Deno 1.0 arrives to challenge Node.js


, a JavaScript/TypeScript runtime promising stronger security and a superior developer experience to Node.js, reached its 1.0 release status on May 13, 2020.

Created by Ryan Dahl, who also created ,  to address a number of Node’s shortcomings, particularly security. (Deno is an anagram of Node.) The about two years ago.

Unlike Node, Deno does not use the NPM package manager; instead, it loads modules by referencing URLs or file paths. The philosophy behind Deno is to serve as a productive, secure scripting environment for the modern programmer. It can be a replacement for utility scripts that may have been written in Python or Bash. Instructions for installing Deno can be found at .

Highlights of Deno include:

  • Deno is runtime for executing JavaScript and TypeScript outside the browser in a single executable (denocode).
  • Deno is secure by default, with no file, network, or environment access unless explicitly enabled. 
  • Deno dies on uncaught errors.
  • All async actions in Deno return a promise. 
  • Deno scripts can be bundled into a single JavaScript file.
  • Deno has a built-in dependency inspector (deno infocode) and a code formatter.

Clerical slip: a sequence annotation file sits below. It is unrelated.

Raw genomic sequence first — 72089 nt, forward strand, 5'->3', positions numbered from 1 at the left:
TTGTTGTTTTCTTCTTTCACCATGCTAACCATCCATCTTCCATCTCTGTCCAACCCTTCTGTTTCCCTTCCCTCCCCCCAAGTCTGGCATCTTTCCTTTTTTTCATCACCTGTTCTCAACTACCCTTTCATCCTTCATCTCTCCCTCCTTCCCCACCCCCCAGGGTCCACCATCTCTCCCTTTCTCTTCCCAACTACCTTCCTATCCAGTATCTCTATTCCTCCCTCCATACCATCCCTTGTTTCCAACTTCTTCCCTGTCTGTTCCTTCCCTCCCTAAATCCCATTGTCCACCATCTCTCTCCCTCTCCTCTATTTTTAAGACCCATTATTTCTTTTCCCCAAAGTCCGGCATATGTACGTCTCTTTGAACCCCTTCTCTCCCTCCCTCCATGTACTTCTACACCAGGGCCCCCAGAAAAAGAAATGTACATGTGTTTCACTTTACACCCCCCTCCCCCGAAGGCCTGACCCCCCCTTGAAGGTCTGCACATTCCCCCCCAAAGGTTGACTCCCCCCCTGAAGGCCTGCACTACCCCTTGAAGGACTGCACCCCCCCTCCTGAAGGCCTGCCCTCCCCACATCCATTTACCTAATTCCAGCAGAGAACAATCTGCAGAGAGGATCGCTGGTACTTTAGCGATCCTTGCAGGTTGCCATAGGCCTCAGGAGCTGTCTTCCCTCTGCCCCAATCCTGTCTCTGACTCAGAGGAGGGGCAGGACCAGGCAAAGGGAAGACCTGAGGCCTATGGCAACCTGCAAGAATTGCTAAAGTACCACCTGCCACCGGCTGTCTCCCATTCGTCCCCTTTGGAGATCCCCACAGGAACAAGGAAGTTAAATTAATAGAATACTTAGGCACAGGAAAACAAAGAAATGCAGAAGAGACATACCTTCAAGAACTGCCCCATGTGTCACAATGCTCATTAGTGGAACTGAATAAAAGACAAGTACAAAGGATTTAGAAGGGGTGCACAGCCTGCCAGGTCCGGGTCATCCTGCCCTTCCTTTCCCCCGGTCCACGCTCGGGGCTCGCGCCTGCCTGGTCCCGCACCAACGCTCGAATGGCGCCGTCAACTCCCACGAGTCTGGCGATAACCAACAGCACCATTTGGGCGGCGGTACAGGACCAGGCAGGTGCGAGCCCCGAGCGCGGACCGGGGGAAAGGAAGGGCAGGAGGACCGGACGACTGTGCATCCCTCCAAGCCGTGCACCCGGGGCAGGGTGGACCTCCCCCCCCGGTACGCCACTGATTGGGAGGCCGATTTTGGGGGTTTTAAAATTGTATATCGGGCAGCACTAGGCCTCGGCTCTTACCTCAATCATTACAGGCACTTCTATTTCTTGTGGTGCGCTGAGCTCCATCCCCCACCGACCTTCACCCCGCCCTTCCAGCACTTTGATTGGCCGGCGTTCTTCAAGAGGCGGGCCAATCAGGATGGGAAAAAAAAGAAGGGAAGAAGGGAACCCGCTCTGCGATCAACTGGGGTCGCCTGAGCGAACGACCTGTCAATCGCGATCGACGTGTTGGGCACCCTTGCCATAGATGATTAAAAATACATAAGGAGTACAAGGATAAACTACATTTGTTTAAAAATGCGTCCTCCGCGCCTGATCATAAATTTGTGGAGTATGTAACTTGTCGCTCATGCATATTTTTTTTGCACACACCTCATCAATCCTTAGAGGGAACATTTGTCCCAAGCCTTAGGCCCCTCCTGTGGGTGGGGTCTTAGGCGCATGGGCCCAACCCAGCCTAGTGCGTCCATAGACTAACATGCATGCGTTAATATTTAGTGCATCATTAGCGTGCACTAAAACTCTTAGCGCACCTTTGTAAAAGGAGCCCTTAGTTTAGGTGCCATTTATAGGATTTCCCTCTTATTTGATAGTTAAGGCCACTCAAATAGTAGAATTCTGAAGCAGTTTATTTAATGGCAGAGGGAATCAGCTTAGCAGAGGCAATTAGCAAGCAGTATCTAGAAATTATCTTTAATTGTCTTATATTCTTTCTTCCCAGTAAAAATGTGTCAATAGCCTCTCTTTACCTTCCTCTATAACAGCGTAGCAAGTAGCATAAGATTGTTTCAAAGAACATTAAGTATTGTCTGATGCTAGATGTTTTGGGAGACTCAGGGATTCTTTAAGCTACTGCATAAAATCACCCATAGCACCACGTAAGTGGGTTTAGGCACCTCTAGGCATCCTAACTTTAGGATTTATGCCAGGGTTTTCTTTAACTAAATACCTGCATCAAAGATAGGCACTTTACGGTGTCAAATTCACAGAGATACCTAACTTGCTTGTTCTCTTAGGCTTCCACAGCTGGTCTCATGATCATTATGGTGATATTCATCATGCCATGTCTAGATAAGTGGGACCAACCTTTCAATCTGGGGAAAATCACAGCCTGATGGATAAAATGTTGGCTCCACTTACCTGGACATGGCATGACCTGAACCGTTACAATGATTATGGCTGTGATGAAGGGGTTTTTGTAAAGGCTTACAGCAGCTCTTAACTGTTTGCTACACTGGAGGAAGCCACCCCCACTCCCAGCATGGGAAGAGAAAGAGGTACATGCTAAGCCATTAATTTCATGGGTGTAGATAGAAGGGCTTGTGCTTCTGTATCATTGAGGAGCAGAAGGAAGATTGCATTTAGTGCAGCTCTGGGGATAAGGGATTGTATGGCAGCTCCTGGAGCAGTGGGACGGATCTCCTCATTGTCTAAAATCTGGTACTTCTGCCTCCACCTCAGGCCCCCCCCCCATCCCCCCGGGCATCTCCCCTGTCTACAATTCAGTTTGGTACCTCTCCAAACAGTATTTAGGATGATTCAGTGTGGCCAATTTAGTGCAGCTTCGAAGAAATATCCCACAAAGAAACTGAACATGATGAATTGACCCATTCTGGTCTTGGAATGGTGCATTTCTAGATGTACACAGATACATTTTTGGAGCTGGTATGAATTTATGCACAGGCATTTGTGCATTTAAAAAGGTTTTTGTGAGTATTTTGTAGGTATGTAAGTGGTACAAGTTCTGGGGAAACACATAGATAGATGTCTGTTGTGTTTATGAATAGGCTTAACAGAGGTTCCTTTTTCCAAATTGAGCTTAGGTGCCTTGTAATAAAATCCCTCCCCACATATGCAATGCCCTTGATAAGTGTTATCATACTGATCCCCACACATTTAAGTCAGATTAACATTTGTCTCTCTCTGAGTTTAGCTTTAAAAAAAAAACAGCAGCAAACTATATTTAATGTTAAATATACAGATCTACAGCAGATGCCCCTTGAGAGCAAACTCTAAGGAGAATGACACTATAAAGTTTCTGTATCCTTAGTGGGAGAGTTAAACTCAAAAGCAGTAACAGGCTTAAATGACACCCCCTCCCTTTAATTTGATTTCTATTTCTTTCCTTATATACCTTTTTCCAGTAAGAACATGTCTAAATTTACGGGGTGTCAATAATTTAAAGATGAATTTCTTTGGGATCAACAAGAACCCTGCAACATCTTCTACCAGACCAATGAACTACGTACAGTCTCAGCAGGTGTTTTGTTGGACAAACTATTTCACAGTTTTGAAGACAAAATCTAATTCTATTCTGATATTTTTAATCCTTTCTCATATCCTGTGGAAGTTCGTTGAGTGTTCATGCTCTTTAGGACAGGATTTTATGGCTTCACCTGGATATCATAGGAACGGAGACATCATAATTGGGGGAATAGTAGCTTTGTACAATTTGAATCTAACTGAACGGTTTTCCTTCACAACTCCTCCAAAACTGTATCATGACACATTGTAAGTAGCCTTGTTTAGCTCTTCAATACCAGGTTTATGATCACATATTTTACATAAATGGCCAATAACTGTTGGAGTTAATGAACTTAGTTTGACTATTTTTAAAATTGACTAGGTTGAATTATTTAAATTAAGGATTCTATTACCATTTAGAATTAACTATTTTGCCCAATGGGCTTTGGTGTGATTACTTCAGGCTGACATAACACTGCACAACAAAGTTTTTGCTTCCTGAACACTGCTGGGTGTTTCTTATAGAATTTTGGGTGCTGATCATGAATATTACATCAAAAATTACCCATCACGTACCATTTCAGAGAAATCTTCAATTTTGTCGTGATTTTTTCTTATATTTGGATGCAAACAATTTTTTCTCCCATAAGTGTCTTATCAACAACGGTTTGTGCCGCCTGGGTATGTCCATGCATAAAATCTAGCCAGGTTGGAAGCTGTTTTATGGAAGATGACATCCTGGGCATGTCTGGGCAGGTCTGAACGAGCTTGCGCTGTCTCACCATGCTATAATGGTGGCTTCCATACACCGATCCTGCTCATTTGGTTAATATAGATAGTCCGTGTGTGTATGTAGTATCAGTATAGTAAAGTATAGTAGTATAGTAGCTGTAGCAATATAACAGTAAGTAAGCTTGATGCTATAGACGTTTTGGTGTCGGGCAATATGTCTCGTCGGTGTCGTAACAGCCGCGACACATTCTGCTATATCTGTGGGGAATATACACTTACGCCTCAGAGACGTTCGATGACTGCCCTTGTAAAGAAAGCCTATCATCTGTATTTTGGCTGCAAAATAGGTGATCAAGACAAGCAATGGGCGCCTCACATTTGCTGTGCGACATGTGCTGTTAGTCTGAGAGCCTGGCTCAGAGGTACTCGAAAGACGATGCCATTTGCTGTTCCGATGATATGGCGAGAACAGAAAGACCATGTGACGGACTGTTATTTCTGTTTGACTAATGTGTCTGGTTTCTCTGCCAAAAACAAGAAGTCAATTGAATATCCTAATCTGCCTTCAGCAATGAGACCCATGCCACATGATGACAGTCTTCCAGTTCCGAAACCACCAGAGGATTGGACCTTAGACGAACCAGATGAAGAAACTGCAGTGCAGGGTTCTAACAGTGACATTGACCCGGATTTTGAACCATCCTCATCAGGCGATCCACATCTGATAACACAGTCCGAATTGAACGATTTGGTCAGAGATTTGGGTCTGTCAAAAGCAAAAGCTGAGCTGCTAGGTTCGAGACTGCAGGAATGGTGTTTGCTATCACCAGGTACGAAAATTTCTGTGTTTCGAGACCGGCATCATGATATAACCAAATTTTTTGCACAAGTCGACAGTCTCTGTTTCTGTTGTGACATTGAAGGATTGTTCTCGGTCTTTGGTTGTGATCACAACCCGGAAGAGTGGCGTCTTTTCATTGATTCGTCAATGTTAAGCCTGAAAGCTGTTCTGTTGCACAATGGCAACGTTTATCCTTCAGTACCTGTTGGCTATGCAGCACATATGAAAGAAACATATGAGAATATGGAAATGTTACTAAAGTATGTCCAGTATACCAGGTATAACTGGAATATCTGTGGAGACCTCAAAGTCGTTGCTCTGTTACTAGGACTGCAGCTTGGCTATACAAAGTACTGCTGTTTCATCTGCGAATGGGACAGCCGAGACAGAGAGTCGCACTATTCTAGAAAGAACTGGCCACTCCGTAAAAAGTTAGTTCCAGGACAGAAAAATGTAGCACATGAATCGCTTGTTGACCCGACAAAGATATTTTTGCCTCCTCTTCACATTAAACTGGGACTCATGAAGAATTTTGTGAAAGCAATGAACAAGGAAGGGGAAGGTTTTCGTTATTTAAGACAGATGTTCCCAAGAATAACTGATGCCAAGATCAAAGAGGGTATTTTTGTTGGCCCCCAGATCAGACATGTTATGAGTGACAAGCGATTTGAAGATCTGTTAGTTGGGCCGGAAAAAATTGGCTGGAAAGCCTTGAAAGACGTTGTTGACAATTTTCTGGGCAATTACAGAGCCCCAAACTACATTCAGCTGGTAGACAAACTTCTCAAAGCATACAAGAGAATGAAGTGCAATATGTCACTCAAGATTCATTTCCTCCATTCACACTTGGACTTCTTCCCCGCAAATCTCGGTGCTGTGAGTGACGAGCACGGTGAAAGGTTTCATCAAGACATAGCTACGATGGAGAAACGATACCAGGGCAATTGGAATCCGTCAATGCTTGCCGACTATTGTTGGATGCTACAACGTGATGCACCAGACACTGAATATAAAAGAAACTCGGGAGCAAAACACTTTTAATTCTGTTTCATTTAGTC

• Deno provides a set of audited .
  • Deno was designed as a series of Rust crates to allow integration at different layers.

In explaining the reasons for Deno, Dahl and co-contributors Bartuk Iwanczuk and Bert Belder wrote in a that while JavaScript is the natural choice for dynamic language tooling, Node was designed in 2009 when JavaScript was a much different language. As a result, building applications on Node can be an arduous endeavor.

“We feel that the landscape of JavaScript and the surrounding software infrastructure has changed enough that it was worthwhile to simplify,” the Deno creators wrote. “We seek a fun and productive scripting environment that can be used for a wide range of tasks.”

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